Logo Logo
Switch Language to German

Schölderle, Theresa ORCID logoORCID: https://orcid.org/0000-0001-9325-1543; Haas, Elisabet ORCID logoORCID: https://orcid.org/0000-0002-8667-772X and Ziegler, Wolfram ORCID logoORCID: https://orcid.org/0000-0002-5760-1232 (2020): Age Norms for Auditory-Perceptual Neurophonetic Parameters: A Prerequisite for the Assessment of Childhood Dysarthria. In: Journal of Speech Language and Hearing Research, Vol. 63, No. 4: pp. 1071-1082

Full text not available from 'Open Access LMU'.


Purpose: The aim of this study was to collect auditory-perceptual data on established symptom categories of dysarthria from typically developing children between 3 and 9 years of age, for the purpose of creating age norms for dysarthria assessment. Method: One hundred forty-four typically developing children (3;0-9;11 [years:months], 72 girls and 72 boys) participated. We used a computer-based game specifically designed for this study to elicit sentence repetitions and spontaneous speech samples. Speech recordings were analyzed using the auditory-perceptual criteria of the Bogenhausen Dysarthria Scales, a standardized German assessment tool for dysarthria in adults. The Bogenhausen Dysarthria Scales (scales and features) cover clinically relevant dimensions of speech and allow for an evaluation of well-established symptom categories of dysarthria. Results: The typically developing children exhibited a number of speech characteristics overlapping with established symptom categories of dysarthria (e.g., breathy voice, frequent inspirations, reduced articulatory precision, decreased articulation rate). Substantial progress was observed between 3 and 9 years of age, but with different developmental trajectories across different dimensions. In several areas (e.g., respiration, voice quality), 9-year-olds still presented with salient developmental speech characteristics, while in other dimensions (e.g., prosodic modulation), features typically associated with dysarthria occurred only exceptionally, even in the 3-year-olds. Conclusions: The acquisition of speech motor functions is a prolonged process not yet completed with 9 years. Various developmental influences (e.g., anatomic- physiological changes) shape children's speech specifically. Our findings are a first step toward establishing auditory-perceptual norms for dysarthria in children of kindergarten and elementary school age.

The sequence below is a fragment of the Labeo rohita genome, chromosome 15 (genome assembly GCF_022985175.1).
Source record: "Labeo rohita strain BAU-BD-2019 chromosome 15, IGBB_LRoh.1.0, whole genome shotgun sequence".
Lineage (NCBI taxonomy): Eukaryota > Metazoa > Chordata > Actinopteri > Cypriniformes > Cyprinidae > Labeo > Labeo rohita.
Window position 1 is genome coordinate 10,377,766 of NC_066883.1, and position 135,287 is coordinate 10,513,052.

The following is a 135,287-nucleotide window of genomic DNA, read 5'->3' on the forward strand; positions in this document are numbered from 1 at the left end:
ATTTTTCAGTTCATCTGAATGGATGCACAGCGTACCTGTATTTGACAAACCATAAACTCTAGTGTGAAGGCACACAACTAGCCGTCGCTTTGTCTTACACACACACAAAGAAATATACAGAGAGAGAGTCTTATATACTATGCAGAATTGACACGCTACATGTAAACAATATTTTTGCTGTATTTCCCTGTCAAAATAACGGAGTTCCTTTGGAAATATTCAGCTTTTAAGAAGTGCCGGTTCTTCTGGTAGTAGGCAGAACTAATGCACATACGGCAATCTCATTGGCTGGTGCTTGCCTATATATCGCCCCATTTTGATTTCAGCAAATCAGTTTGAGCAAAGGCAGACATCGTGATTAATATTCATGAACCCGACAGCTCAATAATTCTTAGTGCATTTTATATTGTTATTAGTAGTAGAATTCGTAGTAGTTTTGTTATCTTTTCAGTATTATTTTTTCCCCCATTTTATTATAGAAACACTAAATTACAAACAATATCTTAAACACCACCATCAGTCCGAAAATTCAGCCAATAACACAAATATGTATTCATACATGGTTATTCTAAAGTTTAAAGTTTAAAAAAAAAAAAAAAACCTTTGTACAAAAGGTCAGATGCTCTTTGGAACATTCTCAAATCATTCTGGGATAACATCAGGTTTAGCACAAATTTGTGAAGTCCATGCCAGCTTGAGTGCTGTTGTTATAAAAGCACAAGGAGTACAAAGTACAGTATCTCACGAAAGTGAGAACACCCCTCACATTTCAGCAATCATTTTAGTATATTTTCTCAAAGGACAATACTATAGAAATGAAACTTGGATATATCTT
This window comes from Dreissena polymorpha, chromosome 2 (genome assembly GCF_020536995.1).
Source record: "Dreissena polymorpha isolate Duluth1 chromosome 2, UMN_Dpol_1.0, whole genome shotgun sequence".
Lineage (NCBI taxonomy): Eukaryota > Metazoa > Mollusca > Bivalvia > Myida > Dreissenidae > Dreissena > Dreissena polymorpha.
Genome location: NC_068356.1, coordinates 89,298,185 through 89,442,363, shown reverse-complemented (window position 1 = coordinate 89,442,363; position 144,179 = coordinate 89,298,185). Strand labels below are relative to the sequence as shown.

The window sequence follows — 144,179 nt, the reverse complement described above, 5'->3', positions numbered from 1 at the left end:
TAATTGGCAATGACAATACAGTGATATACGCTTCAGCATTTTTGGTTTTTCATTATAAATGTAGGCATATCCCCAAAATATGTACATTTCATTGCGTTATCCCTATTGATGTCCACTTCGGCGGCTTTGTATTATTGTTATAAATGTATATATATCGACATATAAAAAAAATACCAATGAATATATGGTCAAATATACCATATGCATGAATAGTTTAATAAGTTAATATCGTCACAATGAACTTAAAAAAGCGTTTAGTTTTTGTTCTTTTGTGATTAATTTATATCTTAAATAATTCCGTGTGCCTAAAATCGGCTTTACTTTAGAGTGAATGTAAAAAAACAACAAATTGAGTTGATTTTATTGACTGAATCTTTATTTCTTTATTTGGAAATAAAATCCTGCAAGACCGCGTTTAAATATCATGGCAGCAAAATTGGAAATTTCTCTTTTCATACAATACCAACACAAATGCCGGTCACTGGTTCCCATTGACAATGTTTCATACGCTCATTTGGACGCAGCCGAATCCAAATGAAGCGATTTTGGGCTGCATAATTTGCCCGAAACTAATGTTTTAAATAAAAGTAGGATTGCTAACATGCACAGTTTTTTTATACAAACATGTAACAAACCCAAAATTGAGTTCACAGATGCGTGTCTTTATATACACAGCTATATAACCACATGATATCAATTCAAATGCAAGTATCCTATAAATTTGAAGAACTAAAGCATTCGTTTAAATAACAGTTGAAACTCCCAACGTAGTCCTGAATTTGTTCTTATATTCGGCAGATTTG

Actions (login required)

View Item View Item